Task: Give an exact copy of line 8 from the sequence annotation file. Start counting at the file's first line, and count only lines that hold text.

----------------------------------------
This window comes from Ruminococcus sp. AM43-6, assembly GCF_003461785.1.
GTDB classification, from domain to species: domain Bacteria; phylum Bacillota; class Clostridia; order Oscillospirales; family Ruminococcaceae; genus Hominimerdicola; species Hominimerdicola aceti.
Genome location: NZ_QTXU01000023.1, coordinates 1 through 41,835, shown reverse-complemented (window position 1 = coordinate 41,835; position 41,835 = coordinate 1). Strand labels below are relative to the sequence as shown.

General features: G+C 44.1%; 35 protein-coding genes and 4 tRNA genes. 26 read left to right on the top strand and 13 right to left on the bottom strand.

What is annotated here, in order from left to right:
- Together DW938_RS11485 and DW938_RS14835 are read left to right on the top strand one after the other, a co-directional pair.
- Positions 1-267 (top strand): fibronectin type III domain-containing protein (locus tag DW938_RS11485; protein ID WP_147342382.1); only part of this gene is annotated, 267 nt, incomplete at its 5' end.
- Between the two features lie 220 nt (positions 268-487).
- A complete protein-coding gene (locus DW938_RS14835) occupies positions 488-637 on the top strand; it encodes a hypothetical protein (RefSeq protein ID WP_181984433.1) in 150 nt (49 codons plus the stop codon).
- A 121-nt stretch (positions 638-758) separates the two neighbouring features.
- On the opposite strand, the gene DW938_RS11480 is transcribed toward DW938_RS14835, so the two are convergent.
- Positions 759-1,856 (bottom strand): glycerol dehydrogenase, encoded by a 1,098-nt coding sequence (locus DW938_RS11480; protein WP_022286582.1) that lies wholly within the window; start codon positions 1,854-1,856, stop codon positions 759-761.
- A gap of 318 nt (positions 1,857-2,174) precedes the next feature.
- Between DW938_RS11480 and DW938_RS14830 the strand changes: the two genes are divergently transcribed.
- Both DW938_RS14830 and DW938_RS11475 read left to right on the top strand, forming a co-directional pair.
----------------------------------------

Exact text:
- Between the two features lie 220 nt (positions 268-487).